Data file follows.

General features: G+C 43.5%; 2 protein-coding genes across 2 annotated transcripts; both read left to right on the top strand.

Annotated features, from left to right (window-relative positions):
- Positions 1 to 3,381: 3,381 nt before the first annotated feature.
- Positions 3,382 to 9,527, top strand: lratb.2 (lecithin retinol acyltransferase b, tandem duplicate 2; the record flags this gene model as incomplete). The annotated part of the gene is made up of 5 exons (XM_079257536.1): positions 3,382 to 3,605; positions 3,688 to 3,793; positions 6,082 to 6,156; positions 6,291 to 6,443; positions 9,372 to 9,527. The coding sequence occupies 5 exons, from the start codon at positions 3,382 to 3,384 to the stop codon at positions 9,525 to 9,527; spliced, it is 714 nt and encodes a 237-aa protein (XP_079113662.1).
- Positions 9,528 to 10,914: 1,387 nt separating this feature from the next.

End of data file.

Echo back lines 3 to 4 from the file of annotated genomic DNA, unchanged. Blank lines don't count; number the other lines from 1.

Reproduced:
- Positions 1 to 3,381: 3,381 nt before the first annotated feature.
- Positions 3,382 to 9,527, top strand: lratb.2 (lecithin retinol acyltransferase b, tandem duplicate 2; the record flags this gene model as incomplete). The annotated part of the gene is made up of 5 exons (XM_079257536.1): positions 3,382 to 3,605; positions 3,688 to 3,793; positions 6,082 to 6,156; positions 6,291 to 6,443; positions 9,372 to 9,527. The coding sequence occupies 5 exons, from the start codon at positions 3,382 to 3,384 to the stop codon at positions 9,525 to 9,527; spliced, it is 714 nt and encodes a 237-aa protein (XP_079113662.1).